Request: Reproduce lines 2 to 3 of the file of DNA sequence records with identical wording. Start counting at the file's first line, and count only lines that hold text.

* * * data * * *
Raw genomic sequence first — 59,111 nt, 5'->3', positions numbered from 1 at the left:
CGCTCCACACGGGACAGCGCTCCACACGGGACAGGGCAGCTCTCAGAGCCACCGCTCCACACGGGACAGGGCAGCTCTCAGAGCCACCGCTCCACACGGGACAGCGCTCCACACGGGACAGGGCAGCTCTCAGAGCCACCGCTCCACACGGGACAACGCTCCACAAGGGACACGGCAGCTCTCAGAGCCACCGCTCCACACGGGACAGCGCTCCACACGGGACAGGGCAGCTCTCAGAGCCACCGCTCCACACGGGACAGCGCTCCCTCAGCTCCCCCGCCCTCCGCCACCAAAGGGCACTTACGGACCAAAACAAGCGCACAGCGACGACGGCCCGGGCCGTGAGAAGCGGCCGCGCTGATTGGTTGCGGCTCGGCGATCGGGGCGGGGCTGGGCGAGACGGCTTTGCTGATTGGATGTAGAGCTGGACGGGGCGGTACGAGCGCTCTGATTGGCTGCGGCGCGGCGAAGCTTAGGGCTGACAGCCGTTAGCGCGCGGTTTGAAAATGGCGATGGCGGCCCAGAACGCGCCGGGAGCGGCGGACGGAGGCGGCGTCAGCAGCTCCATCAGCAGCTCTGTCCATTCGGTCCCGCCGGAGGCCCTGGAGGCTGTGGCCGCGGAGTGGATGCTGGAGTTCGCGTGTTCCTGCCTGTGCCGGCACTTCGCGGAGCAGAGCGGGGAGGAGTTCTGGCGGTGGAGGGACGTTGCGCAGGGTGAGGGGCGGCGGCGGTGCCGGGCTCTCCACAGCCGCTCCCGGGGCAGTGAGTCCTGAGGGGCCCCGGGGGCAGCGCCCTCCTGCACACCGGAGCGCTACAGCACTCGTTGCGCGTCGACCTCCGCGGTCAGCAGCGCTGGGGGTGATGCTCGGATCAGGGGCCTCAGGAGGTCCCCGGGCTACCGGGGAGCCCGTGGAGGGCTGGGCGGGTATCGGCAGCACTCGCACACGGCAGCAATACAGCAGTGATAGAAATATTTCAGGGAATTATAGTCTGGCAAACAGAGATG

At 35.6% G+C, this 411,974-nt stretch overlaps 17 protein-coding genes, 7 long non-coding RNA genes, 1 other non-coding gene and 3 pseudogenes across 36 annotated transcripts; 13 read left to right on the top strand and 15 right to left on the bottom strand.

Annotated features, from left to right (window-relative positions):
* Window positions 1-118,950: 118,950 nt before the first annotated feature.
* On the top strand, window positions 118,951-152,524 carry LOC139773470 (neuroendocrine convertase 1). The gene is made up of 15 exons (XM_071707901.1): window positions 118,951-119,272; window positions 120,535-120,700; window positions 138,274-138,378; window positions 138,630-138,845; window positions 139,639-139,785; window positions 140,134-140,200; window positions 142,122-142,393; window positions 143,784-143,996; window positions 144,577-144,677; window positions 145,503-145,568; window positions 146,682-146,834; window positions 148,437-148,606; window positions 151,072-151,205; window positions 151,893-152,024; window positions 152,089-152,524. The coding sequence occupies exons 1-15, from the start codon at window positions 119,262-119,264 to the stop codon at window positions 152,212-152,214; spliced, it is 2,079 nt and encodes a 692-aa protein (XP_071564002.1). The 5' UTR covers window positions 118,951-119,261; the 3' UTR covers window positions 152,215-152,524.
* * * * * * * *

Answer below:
CGCTCCACACGGGACAGCGCTCCACACGGGACAGGGCAGCTCTCAGAGCCACCGCTCCACACGGGACAGGGCAGCTCTCAGAGCCACCGCTCCACACGGGACAGCGCTCCACACGGGACAGGGCAGCTCTCAGAGCCACCGCTCCACACGGGACAACGCTCCACAAGGGACACGGCAGCTCTCAGAGCCACCGCTCCACACGGGACAGCGCTCCACACGGGACAGGGCAGCTCTCAGAGCCACCGCTCCACACGGGACAGCGCTCCCTCAGCTCCCCCGCCCTCCGCCACCAAAGGGCACTTACGGACCAAAACAAGCGCACAGCGACGACGGCCCGGGCCGTGAGAAGCGGCCGCGCTGATTGGTTGCGGCTCGGCGATCGGGGCGGGGCTGGGCGAGACGGCTTTGCTGATTGGATGTAGAGCTGGACGGGGCGGTACGAGCGCTCTGATTGGCTGCGGCGCGGCGAAGCTTAGGGCTGACAGCCGTTAGCGCGCGGTTTGAAAATGGCGATGGCGGCCCAGAACGCGCCGGGAGCGGCGGACGGAGGCGGCGTCAGCAGCTCCATCAGCAGCTCTGTCCATTCGGTCCCGCCGGAGGCCCTGGAGGCTGTGGCCGCGGAGTGGATGCTGGAGTTCGCGTGTTCCTGCCTGTGCCGGCACTTCGCGGAGCAGAGCGGGGAGGAGTTCTGGCGGTGGAGGGACGTTGCGCAGGGTGAGGGGCGGCGGCGGTGCCGGGCTCTCCACAGCCGCTCCCGGGGCAGTGAGTCCTGAGGGGCCCCGGGGGCAGCGCCCTCCTGCACACCGGAGCGCTACAGCACTCGTTGCGCGTCGACCTCCGCGGTCAGCAGCGCTGGGGGTGATGCTCGGATCAGGGGCCTCAGGAGGTCCCCGGGCTACCGGGGAGCCCGTGGAGGGCTGGGCGGGTATCGGCAGCACTCGCACACGGCAGCAATACAGCAGTGATAGAAATATTTCAGGGAATTATAGTCTGGCAAACAGAGATG

At 35.6% G+C, this 411,974-nt stretch overlaps 17 protein-coding genes, 7 long non-coding RNA genes, 1 other non-coding gene and 3 pseudogenes across 36 annotated transcripts; 13 read left to right on the top strand and 15 right to left on the bottom strand.